What is the difference between Junit and Mockito
In this blog, we are going to know the what is Junit and Mockito and their differences.
Junit vs Mockito
JUnit is a framework that makes it easier to create and execute your unit tests. Mockito (or any other mocking tool) enables you to forego creating “real” objects of production classes in favour of having the framework construct a stub on behalf of you.
Mockito (or any other mocking tool) is a framework that you specifically use to effectively write a particular type of test. Any mocking framework, at its core, enables you to forego creating “real” objects of production classes in favour of having the framework construct a stub on your behalf. By doing this, you have complete control over the fictitious object and can, for instance, confirm the interactions that are occurring.
Having said that, one essential component of unit testing is the desire to isolate your “class under test” from the outside world. To accomplish that, you frequently need to create “test doubles” that you give to an object of your “class under test.” You could manually create all of those “test doubles,” or you could use a mocking framework that produces objects of a specific class for you using reflection techniques. Strangely enough, some people advocate against ever using mocking frameworks, but to be completely honest, I can’t imagine doing that.
In other words, JUnit can be used without a mocking framework. The opposite is also true, but in reality there aren’t many good reasons to use Mockito for anything other than unit testing.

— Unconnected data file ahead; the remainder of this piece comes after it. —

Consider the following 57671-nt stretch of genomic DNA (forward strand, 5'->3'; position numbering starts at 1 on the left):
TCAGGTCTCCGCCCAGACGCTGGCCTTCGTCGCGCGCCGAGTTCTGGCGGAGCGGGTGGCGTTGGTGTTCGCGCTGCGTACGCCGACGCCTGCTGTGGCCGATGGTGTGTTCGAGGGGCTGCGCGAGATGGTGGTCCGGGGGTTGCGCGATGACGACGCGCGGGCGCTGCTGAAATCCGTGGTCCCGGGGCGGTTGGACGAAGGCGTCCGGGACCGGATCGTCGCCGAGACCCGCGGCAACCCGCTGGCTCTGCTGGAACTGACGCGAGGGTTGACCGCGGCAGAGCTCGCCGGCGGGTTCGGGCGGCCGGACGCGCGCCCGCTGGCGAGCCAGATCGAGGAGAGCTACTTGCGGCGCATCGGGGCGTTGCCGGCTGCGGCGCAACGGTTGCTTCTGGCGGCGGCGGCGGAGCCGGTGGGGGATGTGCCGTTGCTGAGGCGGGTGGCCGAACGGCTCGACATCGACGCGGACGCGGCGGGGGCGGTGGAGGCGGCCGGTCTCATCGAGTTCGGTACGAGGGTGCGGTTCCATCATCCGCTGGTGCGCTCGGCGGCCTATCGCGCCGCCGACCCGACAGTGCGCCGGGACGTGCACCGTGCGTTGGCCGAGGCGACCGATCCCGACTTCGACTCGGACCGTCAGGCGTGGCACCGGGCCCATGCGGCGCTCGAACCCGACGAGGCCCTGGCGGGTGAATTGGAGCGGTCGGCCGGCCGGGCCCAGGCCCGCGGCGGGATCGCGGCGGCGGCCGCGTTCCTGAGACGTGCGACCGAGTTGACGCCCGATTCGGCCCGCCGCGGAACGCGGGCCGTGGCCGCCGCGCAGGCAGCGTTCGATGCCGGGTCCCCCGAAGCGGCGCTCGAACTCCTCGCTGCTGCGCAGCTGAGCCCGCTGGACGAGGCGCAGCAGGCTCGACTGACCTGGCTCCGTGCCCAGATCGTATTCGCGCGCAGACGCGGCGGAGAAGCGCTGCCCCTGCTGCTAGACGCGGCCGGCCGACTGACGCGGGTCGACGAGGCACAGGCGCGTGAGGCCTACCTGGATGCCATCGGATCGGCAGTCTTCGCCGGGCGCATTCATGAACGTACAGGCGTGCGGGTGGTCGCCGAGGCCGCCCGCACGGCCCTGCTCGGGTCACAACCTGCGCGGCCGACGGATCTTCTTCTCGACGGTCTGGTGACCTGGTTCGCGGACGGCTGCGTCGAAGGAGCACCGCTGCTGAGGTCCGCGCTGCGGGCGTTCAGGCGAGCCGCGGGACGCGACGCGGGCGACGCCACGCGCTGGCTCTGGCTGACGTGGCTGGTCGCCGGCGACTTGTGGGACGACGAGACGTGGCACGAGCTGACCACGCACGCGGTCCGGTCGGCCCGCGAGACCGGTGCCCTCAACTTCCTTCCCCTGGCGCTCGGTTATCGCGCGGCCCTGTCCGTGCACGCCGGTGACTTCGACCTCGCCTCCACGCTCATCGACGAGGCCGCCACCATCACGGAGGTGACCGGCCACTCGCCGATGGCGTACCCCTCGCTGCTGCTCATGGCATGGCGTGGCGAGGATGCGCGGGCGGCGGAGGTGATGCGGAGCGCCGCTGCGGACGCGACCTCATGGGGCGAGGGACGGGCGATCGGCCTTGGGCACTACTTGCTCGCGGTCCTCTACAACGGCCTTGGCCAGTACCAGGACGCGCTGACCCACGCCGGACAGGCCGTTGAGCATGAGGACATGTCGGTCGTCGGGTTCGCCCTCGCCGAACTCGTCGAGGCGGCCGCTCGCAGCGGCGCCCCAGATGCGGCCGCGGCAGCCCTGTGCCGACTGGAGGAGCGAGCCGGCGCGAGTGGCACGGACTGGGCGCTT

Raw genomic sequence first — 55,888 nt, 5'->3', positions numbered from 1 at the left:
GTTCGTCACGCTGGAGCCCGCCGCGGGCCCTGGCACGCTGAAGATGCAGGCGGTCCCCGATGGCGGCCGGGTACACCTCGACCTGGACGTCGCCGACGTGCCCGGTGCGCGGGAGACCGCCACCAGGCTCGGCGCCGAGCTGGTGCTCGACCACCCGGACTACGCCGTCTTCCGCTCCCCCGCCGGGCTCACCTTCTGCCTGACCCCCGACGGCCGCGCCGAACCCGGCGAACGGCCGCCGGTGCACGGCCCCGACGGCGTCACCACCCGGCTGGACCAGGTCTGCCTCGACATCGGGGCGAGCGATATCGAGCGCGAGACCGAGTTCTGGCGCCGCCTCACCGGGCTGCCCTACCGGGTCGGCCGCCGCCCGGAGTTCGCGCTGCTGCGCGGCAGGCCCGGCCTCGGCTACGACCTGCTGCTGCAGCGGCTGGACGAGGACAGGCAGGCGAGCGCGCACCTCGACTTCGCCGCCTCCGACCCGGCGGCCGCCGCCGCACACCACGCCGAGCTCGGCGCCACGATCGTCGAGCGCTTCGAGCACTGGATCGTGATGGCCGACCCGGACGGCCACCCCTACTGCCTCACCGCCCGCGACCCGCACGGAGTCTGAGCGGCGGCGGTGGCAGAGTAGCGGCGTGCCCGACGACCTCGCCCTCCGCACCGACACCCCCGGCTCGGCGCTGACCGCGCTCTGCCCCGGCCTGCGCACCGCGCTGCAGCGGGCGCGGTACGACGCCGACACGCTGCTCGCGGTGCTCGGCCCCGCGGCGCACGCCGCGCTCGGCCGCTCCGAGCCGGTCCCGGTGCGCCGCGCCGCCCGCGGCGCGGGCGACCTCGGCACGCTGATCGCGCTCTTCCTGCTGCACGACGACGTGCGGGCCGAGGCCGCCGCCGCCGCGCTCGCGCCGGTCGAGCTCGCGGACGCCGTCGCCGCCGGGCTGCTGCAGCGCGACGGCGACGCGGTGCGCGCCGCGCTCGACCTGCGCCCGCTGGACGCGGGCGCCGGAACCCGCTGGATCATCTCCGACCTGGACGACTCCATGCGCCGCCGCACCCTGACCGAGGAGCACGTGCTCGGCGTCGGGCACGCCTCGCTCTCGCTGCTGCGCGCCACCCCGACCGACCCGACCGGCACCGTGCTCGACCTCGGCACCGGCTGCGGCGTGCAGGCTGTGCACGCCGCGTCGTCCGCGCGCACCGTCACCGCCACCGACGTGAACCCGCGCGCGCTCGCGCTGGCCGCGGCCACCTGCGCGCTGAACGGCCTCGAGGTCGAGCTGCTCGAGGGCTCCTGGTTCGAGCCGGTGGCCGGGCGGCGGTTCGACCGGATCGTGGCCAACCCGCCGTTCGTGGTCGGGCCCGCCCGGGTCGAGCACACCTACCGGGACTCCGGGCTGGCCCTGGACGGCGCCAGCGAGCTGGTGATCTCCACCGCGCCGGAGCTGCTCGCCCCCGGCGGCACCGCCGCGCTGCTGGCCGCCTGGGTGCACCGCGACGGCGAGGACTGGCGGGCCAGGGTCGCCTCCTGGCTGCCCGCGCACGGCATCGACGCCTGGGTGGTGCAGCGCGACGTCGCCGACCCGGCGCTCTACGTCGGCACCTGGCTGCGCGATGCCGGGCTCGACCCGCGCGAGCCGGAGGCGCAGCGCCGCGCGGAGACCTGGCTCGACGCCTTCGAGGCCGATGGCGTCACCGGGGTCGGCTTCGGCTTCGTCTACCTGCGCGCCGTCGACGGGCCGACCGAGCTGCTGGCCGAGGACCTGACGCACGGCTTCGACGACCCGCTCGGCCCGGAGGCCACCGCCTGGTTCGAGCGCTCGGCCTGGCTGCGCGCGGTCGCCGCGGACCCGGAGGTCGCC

Simple explication with an example
To test APIs in source code, one uses JUnit. Data classes may occasionally be needed for JUnit API testing. We can make those using mockito.
Making replica or dummy items is referred to as mocking.
Several data classes may be used throughout the project. Think of a student object as an illustration. It may include ten criteria, including ID, age, markings, gender, and so forth. However, there is just one API that can return a list of pupils who are older than 10. Therefore, in order to test this API, student objects must be created with all 10 parameters accurate. It is challenging. Therefore, we can only simulate objects with the necessary parameters. We’ll use a dummy student object in our scenario and use age as the lone parameter.
Student student1=mock(Student.class); when(student1.getAge()).thenReturn(20); Student student2=mock(Student.class); when(student2.getAge()).thenReturn(8);
Therefore, more than two objects can be added to a list and sent to the API to see if it returns students who are older than 10.